But with increased reliance on these comes increased complexity and costs, both in creation and management of all this data.*
(*Do not confuse “all this data” with “big data.” As told in the story of an online bookseller’s success, a big data approach involves storing everything first and interpreting later. The KPI model, in traditional data management style, identifies desired data first and stores that data in context.)
Because of the sheer volume of KPIs in use, as well as the complexity of calculating even one KPI, the intricacy of the KPI world should not be underestimated.
Consider the many factors to be addressed in determining “ER waiting time”: information about each patient, symptoms they present with, severity of the condition, real-time calculations about number of patients in various stages of treatment, and the list goes on.
Herein lies the potential for creating a monster.
A KPI is very far downstream in the business objectives pipeline, and the work involved in calculating any KPI runs the gamut from validating the integrity of the data, to executing the data product the KPI and its underlying data live in, to managing systems for analyzing and reporting on that KPI. This lifecycle includes:
Managing KPIs, particularly in healthcare, is extremely complex. Healthcare has more stakeholders than in typical corporate KPI’s, and each of those groups may be interested in different metadata about those KPIs. For instance, “over 75 years of age” and “super senior” might be compatible in spoken language, but have a completely different taxonomy when expressed in metadata.
Often, however, the IT systems responsible for KPI management are already overly complex and serve too many disparate functions, as they’ve usually evolved over a long period of time by many, many people.
In turn, the IT department’s management of these systems is hyper-focused on routine execution of processes that could and should be automated, and ends up expending its resources on troubleshooting and supporting. Statisticians, who ideally evaluate the trends and spot opportunities for improvement, may spend more time manually calculating standard statistics than doing the value-added analysis they were hired to do.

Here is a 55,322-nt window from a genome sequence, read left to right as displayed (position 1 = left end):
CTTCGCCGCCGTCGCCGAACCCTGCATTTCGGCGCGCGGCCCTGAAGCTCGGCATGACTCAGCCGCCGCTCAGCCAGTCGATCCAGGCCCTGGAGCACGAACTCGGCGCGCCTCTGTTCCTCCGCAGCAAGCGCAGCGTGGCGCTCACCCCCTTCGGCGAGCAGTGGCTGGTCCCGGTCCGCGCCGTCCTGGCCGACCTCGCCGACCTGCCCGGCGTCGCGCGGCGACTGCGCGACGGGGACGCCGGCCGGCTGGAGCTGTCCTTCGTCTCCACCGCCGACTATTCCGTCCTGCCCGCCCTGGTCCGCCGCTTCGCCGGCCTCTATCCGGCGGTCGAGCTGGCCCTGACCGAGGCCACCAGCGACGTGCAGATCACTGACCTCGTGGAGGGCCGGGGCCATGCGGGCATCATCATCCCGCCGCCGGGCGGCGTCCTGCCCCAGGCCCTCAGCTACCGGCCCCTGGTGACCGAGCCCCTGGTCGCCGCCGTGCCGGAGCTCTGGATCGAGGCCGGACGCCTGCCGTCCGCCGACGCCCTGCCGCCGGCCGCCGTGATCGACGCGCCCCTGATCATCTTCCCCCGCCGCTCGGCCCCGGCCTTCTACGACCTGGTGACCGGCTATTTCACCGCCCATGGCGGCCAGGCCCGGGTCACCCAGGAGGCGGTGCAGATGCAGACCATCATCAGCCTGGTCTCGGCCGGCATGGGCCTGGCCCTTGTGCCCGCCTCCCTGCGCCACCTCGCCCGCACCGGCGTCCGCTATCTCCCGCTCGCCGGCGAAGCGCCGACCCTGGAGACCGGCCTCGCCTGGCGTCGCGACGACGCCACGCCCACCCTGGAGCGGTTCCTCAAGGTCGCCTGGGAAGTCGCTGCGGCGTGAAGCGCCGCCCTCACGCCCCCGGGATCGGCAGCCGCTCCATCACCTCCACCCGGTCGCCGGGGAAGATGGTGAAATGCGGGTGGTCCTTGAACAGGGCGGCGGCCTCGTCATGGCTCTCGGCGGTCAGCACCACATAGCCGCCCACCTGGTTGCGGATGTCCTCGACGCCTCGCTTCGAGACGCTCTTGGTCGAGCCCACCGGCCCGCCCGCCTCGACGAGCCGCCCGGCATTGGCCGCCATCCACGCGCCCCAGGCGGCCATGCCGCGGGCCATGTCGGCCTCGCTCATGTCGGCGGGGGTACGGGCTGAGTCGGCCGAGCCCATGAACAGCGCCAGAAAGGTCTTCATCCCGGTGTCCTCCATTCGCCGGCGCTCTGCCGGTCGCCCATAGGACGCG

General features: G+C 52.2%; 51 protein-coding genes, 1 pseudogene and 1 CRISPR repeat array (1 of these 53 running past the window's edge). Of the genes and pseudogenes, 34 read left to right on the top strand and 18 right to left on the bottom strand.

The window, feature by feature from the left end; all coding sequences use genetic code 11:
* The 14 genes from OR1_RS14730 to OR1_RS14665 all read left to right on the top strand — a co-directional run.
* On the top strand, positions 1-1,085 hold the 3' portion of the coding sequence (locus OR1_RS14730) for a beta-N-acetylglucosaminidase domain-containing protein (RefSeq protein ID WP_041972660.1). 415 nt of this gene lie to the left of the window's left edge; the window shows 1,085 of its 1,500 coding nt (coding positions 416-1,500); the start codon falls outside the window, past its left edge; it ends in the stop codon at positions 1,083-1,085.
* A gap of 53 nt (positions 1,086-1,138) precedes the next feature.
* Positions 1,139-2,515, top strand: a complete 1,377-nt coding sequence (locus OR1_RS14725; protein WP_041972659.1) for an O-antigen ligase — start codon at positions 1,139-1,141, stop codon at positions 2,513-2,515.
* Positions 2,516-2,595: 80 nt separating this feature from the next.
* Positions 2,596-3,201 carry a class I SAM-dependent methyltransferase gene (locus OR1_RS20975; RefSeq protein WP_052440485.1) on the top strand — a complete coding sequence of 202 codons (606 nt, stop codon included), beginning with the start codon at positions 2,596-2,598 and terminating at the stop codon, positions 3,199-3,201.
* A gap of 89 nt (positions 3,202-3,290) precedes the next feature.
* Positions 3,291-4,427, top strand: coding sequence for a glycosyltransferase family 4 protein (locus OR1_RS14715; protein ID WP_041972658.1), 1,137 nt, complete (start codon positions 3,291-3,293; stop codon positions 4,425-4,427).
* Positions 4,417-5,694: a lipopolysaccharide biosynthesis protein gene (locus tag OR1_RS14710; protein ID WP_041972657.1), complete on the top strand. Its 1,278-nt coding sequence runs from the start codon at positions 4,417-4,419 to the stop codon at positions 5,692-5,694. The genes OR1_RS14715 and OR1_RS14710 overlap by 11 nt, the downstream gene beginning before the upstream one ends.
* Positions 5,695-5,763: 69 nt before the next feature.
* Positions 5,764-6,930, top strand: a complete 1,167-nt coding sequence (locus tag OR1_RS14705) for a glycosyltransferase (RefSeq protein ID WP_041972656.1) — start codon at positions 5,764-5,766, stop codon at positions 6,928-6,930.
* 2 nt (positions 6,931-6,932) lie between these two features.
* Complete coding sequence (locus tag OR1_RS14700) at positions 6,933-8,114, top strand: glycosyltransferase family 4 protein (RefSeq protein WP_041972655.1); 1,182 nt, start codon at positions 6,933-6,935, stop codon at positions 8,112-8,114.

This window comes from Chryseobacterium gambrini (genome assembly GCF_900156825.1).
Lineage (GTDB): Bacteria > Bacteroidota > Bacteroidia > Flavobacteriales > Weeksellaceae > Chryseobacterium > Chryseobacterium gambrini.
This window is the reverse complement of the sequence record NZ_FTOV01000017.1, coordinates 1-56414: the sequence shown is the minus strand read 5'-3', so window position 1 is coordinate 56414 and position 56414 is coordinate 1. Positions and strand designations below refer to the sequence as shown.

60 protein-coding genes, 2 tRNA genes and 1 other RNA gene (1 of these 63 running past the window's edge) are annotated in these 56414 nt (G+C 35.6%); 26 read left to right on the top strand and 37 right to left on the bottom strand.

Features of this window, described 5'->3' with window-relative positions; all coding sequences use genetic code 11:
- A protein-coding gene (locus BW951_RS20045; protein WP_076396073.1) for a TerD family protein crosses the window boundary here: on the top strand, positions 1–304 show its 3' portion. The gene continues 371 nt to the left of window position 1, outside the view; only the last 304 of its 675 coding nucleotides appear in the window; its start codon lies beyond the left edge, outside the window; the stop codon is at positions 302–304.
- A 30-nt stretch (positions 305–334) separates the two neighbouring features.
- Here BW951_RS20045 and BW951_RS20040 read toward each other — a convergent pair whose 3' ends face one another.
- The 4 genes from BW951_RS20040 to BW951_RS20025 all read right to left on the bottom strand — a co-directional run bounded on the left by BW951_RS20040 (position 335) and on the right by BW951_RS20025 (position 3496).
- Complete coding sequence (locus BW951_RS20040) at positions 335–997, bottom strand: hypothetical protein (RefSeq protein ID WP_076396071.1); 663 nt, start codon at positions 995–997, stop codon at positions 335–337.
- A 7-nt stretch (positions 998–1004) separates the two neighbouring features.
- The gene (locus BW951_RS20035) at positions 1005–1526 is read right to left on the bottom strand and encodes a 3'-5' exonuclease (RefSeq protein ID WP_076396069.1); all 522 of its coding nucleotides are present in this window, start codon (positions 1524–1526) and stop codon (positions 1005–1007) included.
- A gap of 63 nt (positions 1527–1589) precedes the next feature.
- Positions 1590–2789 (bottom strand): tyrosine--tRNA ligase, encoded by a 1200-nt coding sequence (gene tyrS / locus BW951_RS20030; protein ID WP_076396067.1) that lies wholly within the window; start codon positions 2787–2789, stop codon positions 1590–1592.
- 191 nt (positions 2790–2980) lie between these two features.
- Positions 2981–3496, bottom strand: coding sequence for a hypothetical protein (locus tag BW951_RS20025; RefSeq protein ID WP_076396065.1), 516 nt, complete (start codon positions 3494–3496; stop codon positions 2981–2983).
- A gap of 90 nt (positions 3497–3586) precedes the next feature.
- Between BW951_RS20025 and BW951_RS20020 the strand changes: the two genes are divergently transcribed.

The prospect of adding new KPIs means the exponential addition of – potentially – thousands of data points, and incorporation into an IT system that is already overburdened. And with an exponential increase in complexity comes an exponential increase in management costs.
The underlying goal in a KPI model is to create a structured, common language, understandable to all of your stakeholders, to communicate what’s supposed to happen and then build execution engines to translate that into actual activity. Welcome to Master Data Management (MDM).
Creating a common language means developing an XML (Extensible Markup Language) – whose words and letters are always pronounced (defined) exactly the same – and there is no guesswork, unlike, say the English language, which is full of pronunciation exceptions. So “super senior” or “redhead” would ALWAYS mean exactly the same thing to all stakeholders.
Now that all parties, even IT, understand and speak the same language, life for all stakeholders becomes less about tedious maintenance and troubleshooting, and more about value-add and better outcomes:
The beauty of a properly built and executed KPI strategy is that you can leverage the talent and skills you already have using well-proven technology. There’s no compelling reason to invest in risky, cutting edge technology because you already know exactly what you need. (Again – highlighting the separation of this discussion from “big data.”)
Are you ready for the future by creating the KPI-MDM strategy that can be ported into the future? This readiness starts with the understanding that an investment into IT infrastructure has proven ROI. The KPI model underscores the value IT brings to healthcare – and any industry whose outcomes can be objectively measured.
Between government mandated healthcare improvements and internal, mission-based commitments to providing quality health care, healthcare providers are recognizing both the need, and the opportunity to deliver better results through IT.